Here then is something for you to consider doing “over the summer”, by yourself, with friends, as a family or with grand children, whatever suits. Linking to the seasonal schedule of crop picking, one of the activities for summer and into autumn is to preserve any excess crops that you may have in your garden. Or you may wish to take advantage of the cheaper prices when fruit, vegetables or herbs are in season. We will ignore freezing and focus on other preservation methods that may be considered more environmentally sound. Long before refrigeration and freezing were available to the average citizen, fruit and vegetables were preserved through drying, using sugar, salt, vinegar or oil, through fermentation, by making particular preservation products e.g. jam, chutney etc and preserving in alcohol. Below are some examples that you might try.

Drying Herbs
Herbs are best picked in fine weather and early in the morning before any of the oils have started to evaporate. Herbs have a better flavour earlier in the season, before flowering, but it is not too late in summer. Tie small bunches of herbs with cotton or thread, wash them gently in cold water and dry off with kitchen roll. Hang them to dry in the house out of sunlight, or in a shed or garage (not the greenhouse). They may take a couple of weeks. Check each bunch is sufficiently dry. Store in an airproof container.

Salting Roasted Garlic
Set oven for 200C, using 8 cloves of Garlic and 300 gms sea salt
Peel the garlic and whizz it in the food processor., add salt and whizz again until mixed.
Pour/spread the mixture on an oven tray and bake for 10 mins, whizz and store in an airproof container.
Preserving fruit in Alcohol
Use a good quality but not highly flavoured Gin or Vodka and choose either a single fruit or a mixture of fruits. Cut up any larger fruits so that all chunks are a similar size, berries work well. A large ceramic jar with a lid is ideal, a glass jar is fine but cover it to keep out the light.
Fill the jar with fruit and pour in the alcohol to cover the fruit. Replace the lid and keep in a cool dark place for a minimum of 4 weeks shaking gently every now and then. When the taste is to your satisfaction strain out the fruit, bottle the alcohol and eat the fruit or use it in a suitable recipe within a few days. The alcohol of course will keep for some time, in some households!
Look out for information on drying apples in September.
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Geothermal Energy From Mines


Considering tomorrow today

Geothermal Energy From Mines

During lockdown I signed up for Senedd updates on Covid statistics. As the crisis receded, I discovered a wealth of other information available at the click of a button, all freely accessible via this portal. One of the available links – to the BGS (British Geological Survey) – looked interesting; imagining dinosaurs and heliotropes, earnest students and crusty old academics imparting pearls of wisdom suitable for quiz questions, I clicked. The first thing I came across was this, almost throw away, notification of a symposium: –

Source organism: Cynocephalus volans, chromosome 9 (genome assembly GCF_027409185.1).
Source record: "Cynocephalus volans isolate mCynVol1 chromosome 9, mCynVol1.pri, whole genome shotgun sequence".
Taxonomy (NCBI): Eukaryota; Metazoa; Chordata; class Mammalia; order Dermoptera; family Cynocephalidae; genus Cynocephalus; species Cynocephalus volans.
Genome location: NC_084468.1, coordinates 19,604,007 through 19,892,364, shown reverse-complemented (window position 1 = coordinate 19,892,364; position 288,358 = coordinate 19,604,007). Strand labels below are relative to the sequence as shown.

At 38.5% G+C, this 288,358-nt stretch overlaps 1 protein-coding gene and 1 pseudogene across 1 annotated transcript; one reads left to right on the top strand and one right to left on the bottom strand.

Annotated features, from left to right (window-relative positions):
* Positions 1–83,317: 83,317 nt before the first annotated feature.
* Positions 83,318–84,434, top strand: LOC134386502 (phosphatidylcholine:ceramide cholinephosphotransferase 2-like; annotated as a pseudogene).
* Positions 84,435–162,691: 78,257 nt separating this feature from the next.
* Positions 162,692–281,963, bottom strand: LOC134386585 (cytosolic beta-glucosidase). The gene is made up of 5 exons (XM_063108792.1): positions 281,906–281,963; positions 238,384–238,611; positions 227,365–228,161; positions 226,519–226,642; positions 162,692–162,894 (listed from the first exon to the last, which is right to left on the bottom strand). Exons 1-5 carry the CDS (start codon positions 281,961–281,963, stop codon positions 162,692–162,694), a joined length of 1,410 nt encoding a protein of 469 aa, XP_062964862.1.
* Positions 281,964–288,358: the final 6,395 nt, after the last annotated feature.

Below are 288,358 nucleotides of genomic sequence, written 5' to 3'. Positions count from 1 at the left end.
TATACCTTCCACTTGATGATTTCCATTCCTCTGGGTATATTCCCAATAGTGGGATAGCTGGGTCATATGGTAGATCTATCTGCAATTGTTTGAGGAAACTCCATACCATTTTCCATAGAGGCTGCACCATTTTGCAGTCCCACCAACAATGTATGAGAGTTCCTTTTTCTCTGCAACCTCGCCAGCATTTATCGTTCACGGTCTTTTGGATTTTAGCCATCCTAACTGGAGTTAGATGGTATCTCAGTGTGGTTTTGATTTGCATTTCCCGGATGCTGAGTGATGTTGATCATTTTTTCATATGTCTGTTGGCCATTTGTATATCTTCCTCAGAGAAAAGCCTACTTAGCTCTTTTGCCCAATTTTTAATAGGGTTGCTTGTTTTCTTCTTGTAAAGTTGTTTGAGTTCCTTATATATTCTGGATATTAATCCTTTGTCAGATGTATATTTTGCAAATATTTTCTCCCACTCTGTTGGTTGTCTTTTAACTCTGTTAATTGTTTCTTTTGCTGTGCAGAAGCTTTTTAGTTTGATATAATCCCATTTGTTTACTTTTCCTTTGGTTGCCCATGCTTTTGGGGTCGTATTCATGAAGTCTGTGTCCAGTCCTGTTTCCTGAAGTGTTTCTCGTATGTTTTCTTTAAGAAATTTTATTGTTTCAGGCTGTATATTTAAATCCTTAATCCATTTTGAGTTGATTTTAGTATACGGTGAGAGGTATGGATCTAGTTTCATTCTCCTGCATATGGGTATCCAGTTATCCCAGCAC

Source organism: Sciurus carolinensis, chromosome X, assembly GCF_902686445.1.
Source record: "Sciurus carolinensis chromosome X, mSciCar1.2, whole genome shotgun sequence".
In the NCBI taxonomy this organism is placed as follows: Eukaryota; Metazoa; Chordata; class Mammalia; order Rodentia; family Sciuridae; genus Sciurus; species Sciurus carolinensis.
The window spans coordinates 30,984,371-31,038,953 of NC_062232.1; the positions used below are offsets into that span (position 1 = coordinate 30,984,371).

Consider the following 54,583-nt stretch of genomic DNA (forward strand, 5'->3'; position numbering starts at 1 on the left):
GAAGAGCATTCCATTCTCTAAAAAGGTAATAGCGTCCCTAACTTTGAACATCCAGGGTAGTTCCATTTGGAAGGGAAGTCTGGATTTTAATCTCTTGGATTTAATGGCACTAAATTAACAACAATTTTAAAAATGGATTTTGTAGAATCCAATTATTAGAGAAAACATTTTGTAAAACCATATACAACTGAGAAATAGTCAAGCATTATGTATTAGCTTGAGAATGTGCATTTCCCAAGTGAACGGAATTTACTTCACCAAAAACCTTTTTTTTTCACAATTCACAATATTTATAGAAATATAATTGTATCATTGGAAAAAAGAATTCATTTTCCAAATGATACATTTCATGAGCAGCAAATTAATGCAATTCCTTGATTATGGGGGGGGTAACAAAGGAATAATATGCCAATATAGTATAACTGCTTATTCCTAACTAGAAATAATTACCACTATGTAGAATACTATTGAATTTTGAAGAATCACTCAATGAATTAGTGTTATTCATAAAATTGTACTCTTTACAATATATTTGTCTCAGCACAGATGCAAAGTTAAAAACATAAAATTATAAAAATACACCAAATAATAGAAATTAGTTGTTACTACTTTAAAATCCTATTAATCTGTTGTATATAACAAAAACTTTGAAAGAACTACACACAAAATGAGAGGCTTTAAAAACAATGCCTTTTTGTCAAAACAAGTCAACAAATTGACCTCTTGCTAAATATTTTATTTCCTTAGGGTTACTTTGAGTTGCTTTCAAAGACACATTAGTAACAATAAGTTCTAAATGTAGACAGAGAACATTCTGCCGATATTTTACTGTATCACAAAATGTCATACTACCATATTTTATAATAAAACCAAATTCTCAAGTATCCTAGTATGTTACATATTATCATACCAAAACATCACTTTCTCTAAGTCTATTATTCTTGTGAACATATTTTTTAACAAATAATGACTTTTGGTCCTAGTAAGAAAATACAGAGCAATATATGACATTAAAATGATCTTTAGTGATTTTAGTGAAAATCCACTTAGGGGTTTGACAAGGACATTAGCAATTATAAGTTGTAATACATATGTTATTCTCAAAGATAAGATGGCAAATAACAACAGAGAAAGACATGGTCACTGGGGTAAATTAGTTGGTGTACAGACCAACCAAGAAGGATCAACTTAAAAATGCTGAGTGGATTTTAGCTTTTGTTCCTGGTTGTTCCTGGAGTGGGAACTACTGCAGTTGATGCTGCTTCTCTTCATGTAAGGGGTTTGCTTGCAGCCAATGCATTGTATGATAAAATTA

“Following on from the successful events in 2021 and 2022, there is now an Open Call for Contributions for The Mine Water Energy 2023 Symposium, which will be held on 19-20 April 2023.” “WHO KNEW?” – certainly not me! Intrigued, I discovered an article from which I quote extensively below.

According to the coal authority, one quarter of the UK’s residential properties sit on the coalfields. Abandoned mines often fill with water that is warmed by natural geothermal processes, these are now being developed as a source of low carbon energy to heat homes and businesses.

“In December 2020 BGS and the Coal Authority released an interactive map showing where the mines are and the extent by which temperatures increase with depth. The mapping tool is freely available to use by developers, planners and researchers to identify opportunities to investigate the use of UK mine water as a sustainable heat source. It is the first time the data have been brought together in this way, and illustrates the long-term feasibility of heating homes and buildings using this zero-carbon energy source.” Project leader Gareth Farr, BGC geoscientist said

This has been a very exciting piece of work. It’s the first time we have been able to visualise the temperature of Britain’s coalfields. We have found records of heat temperatures going back over 100 years and compared them to temperatures in the mines now and found them to be quite similar. This is a clear indication that geothermal processes that create this heat will be here for a long time to come. Combined with other layers of data, the maps provide an important groundwork for developers, local authorities, and scientists to explore new mine water heating schemes, and we are hopeful they will be of value to inform policy decision making”

The article continues “It is recognised that geothermal energy from mines, combined with heat pump technology, could provide a sustainable energy source for these networks that is both local and low cost. Technical specialists at the coal authority say there is potential to kick-start a new renewable industry, creating employment, tackling climate change, and attracting investment to the coalfield communities previously disadvantaged by mine closures. When aligned with the government’s ten point plan for a green industrial revolution, the warm water in abandoned coal mines is now being seen as a viable new form of sustainable energy with the potential to play a vital role in making homes and public buildings greener, warmer and more energy efficient.”

Jeremy Crooks, the Coal Authority’s Head of Innovation added,

When miners were working in hot, dusty conditions, they would not have known that their efforts and the heat they worked in, would one day create a sustainable source of energy for hundreds of years to come. We are currently reviewing over thirty potential heat network opportunities using geothermal mine energy. Seaham garden village and Gateshead are the first two such schemes to secure funding from the government’s £320 million heat network investment programme, with others to follow. Heating accounts for 44 per cent of energy use in the UK and 32 per cent of its air pollution. It’s ironic that mining coal, a fossil fuel, would provide access to a low carbon, clean air, energy source that will last far longer than the 200 years of intensive mining that created this opportunity.”

Surely this is an exciting opportunity that we can exploit in Wales. Maybe the excessively wealthy oil companies could sink (no pun intended) just some of their vast profits into what could be a very successful, viable scheme?” – Glenys Stone